A group of scientists from Russia, the USA and China, led by Artyom Oganov from the Moscow Institute of Physics and Technology, using computer generated simulation have predicted the existence of a new two-dimensional carbon material, a 'patchwork.'
The novel anti-inflammatory drug, SAN101, is being developed by a team of scientists and clinicians at Queen's. Pre-clinical results are published today in Science Translational Medicine -- one of the world's leading journals on experimental medicine.
Self-assembling nanoparticles take their cues from their surroundings.
Crystal structures on the sea sapphire's back appear differently depending on the angle of reflection
Scientists have developed a simple process to treat waste coffee grounds to allow them to store methane. The simple soak and heating process develops a carbon capture material with the additional environmental benefits of recycling a waste product. The results are published today, Sept. 3, 2015, in the journal Nanotechnology.
Bacteria's ability to become resistant to antibiotics is a growing issue in health care: Resistant strains result in prolonged illnesses and higher mortality rates. One way to combat this is to determine bacteria's antibiotic resistance in a given patient, but that often takes days -- and time is crucial in treatment. ASU scientists have developed a technique that can sort antibiotic-resistant from 'susceptible' bacteria, and it happens in a matter of minutes.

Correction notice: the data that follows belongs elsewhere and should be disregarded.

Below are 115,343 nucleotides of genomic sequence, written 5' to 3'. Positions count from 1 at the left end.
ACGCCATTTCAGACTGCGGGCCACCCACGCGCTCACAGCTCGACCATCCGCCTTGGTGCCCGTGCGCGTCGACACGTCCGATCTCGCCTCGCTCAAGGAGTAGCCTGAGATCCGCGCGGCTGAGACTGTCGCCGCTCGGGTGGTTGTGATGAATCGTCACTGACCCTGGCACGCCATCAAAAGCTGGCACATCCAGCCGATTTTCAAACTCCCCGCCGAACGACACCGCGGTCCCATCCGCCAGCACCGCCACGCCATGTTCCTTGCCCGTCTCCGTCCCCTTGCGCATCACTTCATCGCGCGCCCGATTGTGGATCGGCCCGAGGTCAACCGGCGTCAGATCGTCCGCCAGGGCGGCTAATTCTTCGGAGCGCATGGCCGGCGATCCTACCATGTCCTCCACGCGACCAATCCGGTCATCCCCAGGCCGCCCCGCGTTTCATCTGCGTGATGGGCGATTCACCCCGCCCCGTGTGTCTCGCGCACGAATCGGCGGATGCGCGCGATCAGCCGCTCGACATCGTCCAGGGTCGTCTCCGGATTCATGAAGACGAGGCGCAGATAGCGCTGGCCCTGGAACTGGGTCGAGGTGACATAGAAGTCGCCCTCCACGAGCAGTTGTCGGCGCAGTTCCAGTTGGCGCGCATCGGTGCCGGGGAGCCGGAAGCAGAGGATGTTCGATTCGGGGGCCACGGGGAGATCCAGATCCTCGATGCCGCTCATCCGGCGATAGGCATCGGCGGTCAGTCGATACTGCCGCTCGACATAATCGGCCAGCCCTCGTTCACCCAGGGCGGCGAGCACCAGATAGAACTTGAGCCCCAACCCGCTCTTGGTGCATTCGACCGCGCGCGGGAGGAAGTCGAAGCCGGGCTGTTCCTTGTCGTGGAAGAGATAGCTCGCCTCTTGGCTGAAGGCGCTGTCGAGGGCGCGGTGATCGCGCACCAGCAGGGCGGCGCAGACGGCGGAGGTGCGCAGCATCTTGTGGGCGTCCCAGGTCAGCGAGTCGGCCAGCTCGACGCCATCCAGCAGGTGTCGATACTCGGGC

A team of scientists with Berkeley Lab and the University of Illinois created solar cells that collect higher energy photons at 30 times the concentration of conventional solar cells, the highest luminescent concentration factor ever recorded.
Light-absorbing films can be found in many everyday applications such as solar cells or sensors. Although such 'absorber' films are applied widely, scientists still do not know which mechanism permits the most efficient absorption of light. A team of physicists at Bielefeld University, the University of Kaiserslautern, and the University of Würzburg have now proved that the very efficient scattering of light in ultra-thin rough films traps light until it is absorbed completely.
Scientists have developed a method, using a double layer of lipids, which facilitates the assembly of DNA origami units, bringing us one-step closer to DNA nanomachines.
Experimental and theoretical physicists and a polymer scientist at the University of Massachusetts Amherst have teamed up to use much thinner sheets than before to achieve seeking to encapsulate droplets of one fluid within another. Thinner, highly-bendable sheets lift these constraints and allow for a new class of wrapped shapes.